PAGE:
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DIRECTED BY: Dasha Nekrasova
FEATURING: Betsey Brown, Madeline Quinn, Dasha Nekrasova, Mark Rapaport
PLOT: Two roommates rent a bargain flat on Manhattan’s Upper East Side that was previously owned by Jeffrey Epstein.
COMMENTS: The awkwardly-titled The Scary of Sixty-First is equally awkwardly made. It feels like an adaptation of a Jeffrey Epstein conspiracy podcast that realized it didn’t have enough crazy ideas to spin into a feature film, so a horror movie subplot was added. At least half the film is spent rehashing the Epstein case without developing any deranged (or even interesting) new theories: there’s the discovery of some arguably pedophilic tarot cards, some real estate research to see if Epstein’s properties form a pentagram, and a doppelganger of Ghislaine Maxwell (who looks almost nothing like the now-convicted socialite—intentionally?) walking around Manhattan, but the hints of occultism never really take root. A lot of potential craziness goes uncrazed: if they could have Q-Anoned the Epstein case into some kind of pareidoliac parody involving the ghost of RFK running a secret cabal out of a fleet of taco trucks or something, they might have had a movie.
While Scary does nothing wrong, cinematically, there is a strong “first film” sensibility at work here. As bold as the choice to center the movie around a contemporary atrocity might be, the rest of the stylistic choices tend to the conventional. The acting isn’t up to snuff: co-writer/director Dasha Nekrasova is fine, but co-writer Madeline Quinn (as roommate Noelle) gives some distractingly flat line readings, and minor characters (a crystal shop owner) go too far into caricature. Fortunately, Betsey Brown’s Addie saves the day—after she gets possessed—with sexual hysterics that include what surely will be the most bizarre Prince Andrew-themed masturbation sequence of the year.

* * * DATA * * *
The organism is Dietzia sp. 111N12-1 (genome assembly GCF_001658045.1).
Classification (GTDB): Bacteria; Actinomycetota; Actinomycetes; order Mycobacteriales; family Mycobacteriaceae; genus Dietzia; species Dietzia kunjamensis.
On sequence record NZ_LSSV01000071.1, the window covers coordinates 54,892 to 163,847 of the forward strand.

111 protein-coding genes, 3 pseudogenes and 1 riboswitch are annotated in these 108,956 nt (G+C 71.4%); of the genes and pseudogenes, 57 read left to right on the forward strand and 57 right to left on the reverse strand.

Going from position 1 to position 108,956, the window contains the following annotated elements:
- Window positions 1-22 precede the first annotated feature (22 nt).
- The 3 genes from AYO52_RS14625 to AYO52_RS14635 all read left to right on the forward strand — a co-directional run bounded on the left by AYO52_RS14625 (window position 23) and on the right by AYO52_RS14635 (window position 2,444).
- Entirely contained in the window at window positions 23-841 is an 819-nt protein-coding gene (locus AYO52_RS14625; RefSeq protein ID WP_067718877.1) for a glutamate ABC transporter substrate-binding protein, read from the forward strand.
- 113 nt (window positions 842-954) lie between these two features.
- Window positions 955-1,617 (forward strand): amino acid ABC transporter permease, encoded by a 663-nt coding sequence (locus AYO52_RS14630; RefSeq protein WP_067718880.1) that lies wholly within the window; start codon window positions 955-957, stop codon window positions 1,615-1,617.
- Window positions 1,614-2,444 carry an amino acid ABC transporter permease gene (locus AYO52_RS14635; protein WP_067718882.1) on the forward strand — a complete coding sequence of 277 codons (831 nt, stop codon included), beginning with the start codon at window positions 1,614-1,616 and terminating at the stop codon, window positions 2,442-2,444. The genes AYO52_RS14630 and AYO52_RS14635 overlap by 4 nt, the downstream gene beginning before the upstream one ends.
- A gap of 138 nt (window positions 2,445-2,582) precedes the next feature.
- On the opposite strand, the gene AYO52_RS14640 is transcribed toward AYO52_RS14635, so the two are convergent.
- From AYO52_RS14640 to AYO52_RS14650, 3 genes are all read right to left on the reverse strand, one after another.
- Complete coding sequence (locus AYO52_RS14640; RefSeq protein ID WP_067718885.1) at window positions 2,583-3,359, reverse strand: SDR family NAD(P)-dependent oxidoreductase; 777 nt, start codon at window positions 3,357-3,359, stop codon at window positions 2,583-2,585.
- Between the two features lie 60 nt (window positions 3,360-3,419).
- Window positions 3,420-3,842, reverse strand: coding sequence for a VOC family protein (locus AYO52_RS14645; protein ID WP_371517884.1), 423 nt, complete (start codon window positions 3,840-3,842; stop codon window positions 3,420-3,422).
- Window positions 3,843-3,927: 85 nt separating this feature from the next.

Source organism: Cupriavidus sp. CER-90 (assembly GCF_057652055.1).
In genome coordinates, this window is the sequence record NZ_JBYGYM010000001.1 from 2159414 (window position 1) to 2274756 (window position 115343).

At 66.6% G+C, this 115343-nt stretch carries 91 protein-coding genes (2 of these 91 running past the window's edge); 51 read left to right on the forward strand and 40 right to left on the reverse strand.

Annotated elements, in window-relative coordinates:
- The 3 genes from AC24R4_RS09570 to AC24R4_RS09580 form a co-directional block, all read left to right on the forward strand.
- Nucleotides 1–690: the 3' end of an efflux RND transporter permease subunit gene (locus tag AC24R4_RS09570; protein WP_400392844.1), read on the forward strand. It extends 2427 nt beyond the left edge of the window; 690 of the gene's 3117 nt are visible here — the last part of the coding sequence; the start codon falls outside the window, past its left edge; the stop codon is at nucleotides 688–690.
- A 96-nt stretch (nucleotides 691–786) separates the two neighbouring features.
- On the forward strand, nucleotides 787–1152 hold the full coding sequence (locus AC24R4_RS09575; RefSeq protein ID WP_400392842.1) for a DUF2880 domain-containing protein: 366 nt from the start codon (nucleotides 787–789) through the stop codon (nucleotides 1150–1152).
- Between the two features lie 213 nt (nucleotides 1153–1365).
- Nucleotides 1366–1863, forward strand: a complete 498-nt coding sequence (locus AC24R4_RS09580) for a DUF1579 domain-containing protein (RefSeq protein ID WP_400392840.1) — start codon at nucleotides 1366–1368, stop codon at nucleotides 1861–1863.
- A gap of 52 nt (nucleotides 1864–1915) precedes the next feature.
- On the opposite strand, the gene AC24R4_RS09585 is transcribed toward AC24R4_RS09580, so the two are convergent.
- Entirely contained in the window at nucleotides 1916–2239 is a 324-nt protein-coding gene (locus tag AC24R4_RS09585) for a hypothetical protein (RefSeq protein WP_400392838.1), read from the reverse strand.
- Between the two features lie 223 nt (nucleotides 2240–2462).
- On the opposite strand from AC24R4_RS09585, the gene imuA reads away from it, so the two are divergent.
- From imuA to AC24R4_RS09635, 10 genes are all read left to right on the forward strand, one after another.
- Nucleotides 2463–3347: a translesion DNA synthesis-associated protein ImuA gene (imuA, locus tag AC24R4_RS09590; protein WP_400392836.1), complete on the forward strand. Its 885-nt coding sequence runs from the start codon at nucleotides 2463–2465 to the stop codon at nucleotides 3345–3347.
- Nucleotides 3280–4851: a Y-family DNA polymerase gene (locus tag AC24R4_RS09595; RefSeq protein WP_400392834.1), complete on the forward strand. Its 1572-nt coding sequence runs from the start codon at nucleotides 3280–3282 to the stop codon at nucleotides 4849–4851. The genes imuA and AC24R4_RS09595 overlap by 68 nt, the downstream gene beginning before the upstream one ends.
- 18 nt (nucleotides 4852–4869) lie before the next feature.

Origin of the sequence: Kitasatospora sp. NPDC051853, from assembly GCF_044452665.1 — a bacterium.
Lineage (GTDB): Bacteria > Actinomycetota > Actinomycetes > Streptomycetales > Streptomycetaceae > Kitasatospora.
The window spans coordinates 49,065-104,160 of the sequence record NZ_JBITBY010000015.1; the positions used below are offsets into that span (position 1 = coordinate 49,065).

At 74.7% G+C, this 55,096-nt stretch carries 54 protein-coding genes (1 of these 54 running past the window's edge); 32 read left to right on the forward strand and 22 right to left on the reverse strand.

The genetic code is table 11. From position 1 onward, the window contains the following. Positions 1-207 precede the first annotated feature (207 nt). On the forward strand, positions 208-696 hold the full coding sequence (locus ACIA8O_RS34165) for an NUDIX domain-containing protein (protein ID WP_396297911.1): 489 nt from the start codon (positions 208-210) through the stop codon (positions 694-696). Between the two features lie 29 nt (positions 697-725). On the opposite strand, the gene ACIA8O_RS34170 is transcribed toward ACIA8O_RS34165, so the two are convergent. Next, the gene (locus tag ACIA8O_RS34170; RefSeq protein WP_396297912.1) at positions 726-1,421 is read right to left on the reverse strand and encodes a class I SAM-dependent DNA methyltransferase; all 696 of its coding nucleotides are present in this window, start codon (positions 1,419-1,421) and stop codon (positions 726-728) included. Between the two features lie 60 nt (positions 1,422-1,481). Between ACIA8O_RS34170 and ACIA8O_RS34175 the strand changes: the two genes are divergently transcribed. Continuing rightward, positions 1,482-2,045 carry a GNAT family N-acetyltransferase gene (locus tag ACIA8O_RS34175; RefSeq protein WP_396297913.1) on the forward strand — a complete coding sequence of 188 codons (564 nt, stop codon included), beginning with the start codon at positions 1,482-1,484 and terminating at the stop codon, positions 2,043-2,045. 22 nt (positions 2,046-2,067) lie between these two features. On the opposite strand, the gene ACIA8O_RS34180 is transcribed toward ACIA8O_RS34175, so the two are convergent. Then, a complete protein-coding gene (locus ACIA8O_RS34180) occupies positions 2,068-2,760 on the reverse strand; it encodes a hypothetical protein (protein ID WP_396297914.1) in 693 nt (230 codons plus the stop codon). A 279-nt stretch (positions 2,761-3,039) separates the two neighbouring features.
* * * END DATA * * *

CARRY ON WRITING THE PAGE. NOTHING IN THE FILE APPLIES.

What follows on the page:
Noelle, and Dasha Nekrasova’s nameless conspiracist, are humorless (although sometimes funny—“Have you heard of Pizzagate?”), and their investigation goes nowhere. Nor do their characters provide psychological insights into their obsession—as far as we can tell, it’s simply a product of boredom, and maybe too much White Claw and Vyvanse. Addie, on the other hand, is neurotic and (it’s hinted) kinky even before being possessed by the spirits haunting this orgy flophouse of the damned. Her erotic antics provide the freakiest moments: besides her multiple self-pleasure scenes, including one that’s intercut with an asphyxiation, there’s some really out-of-bounds roleplay during intercourse with her douchey boyfriend that ends with a nod to The Exoricst. Rent it for the promised rabbit hole horror; but if you chose to stay, stay for the sex in this surprisingly horny female-driven horror.
WHAT THE CRITICS SAY:
“One oddity worth a look for the adventurous is Dasha Nekrasova’s The Scary of Sixty-First, which is exactly as peculiar and WTF as that not-quite-grammatical title… too eccentric for any easy classification.”–Dennis Harvey, 48 Hills (contemporaneous)